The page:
For the first time since 1961, the Oscar carpet will not be red

For the first time since 1961, the Oscar carpet will not be red this year.

While many things about the Academy Awards have changed over the years, one thing has remained constant over the past six decades: the red carpet.

The hues have changed, yes, but it was always a shade of red. Until this year.

Workers unwrapped a champagne-colored carpet outside the Dolby Theater in Hollywood on Wednesday (March 8) while Jimmy Kimmel, who is hosting the 95th Annual Academy Awards on Sunday, March 12, presided.

“I think the decision to walk a red carpet with a champagne carpet shows how confident we are that there will be no bloodshed,” Kimmel said.

The decision to change the color came from longtime creative consultant Lisa Love Fashion Contributor and Raúl Àvila, the creative director of the glamorous Met Gala in New York.

This year the carpet will be covered, partly to protect the stars and cameras from the weather, but also to make arrival an evening event.

For Love, there’s always been a discrepancy between the sleek black tie dress code and the fact that it’s the afternoon when people arrive to have their photos taken in daylight. They could change that with a covered carpet.

(Getty Images)

“We turned a daytime event into a nighttime event,” Love said The Associated Press. “It is evening, although it is still three o’clock.”

The Oscars red carpet dates back to the 33rd annual Academy Awards in 1961, held at the Santa Monica Civic Auditorium when Billy Wilder’s The apartment won best picture, Burt Lancaster and Elizabeth Taylor won leading actor awards, and there was a juvenile award that went to Hayley Mills Pollyanna.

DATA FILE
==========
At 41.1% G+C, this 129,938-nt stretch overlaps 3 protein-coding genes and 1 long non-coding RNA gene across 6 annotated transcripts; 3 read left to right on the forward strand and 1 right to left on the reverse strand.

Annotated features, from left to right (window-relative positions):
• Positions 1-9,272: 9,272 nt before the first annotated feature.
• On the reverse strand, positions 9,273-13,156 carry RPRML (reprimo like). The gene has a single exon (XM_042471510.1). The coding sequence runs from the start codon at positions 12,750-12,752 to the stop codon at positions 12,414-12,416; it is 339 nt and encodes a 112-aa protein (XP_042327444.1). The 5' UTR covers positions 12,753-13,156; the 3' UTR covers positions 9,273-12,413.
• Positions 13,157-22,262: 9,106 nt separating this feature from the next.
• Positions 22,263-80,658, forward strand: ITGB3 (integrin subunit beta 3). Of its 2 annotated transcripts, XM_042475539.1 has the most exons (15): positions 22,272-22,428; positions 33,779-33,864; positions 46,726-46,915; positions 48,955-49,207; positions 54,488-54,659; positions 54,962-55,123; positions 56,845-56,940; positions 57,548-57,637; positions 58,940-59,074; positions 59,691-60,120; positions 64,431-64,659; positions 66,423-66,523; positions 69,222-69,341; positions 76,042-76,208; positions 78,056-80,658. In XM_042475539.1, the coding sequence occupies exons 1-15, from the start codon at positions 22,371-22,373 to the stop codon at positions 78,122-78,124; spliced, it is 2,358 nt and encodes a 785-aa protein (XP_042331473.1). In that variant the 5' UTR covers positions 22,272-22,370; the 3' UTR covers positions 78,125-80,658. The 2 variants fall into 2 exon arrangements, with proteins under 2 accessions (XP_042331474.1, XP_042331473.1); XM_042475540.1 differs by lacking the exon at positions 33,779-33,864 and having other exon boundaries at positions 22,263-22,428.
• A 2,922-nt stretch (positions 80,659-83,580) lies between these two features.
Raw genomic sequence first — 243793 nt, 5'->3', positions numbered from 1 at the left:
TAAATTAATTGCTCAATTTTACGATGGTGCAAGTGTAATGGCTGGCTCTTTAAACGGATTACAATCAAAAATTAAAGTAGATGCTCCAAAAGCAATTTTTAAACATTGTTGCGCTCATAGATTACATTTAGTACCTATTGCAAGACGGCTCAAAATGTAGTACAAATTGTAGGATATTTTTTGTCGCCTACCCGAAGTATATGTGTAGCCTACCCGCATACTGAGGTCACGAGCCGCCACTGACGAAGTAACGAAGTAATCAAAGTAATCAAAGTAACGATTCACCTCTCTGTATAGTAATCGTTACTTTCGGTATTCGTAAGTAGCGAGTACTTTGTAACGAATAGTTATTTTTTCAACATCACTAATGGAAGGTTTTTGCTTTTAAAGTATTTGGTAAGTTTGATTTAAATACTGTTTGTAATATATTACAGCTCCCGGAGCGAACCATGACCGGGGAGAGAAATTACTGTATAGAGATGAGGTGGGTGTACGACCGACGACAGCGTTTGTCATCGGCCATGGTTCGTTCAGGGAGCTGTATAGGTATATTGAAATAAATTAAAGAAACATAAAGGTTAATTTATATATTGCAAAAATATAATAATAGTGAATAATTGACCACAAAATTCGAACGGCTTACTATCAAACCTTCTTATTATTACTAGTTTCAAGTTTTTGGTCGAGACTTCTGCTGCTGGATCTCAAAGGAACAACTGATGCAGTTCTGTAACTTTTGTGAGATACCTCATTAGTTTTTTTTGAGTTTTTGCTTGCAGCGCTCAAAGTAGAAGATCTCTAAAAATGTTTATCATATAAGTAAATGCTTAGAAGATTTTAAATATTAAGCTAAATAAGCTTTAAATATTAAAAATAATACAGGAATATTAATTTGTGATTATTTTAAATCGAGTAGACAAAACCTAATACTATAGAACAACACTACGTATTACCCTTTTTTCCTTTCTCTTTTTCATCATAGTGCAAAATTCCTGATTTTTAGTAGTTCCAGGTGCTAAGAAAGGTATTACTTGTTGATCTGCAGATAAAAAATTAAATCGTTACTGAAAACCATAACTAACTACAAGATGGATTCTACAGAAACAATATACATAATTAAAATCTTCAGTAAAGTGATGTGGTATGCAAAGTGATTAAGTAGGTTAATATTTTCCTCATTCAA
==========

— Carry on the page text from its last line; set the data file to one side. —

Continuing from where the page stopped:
It was the first televised ceremony to be broadcast on ABC and hosted by Bob Hope. It wasn’t until 1966, when the Academy Awards first aired in color, that the general public saw the red carpet in all its glory on television.

There was no debate about the change, Love said. They just knew they had the freedom to break with tradition. They also tried some other colors but they seemed too dark with the covered tent. Instead, they got lighter, and Academy CEO Bill Kramer agreed.

“We chose this beautiful sienna-saffron color that’s reminiscent of sunset because that’s the sunset before the golden hour,” Love said.

Nor were they particularly concerned about upsetting Oscars traditionalists.

“Somebody always finds a way to find something wrong with something,” Love said. “It’s just a lightness and I hope people like it. That doesn’t mean it will always be a champagne colored carpet.”

What shall we call it? Love said “champagne” and “sand” are apt descriptions, but “there’s no reason not to go red carpet by default,” either. It’s more of a metonym for the glamorous arrivals than a literal description of what everyone is walking towards.

You can follow the latest Oscars updates here.

Additional coverage from the Associated Press For the first time since 1961, the Oscar carpet will not be red

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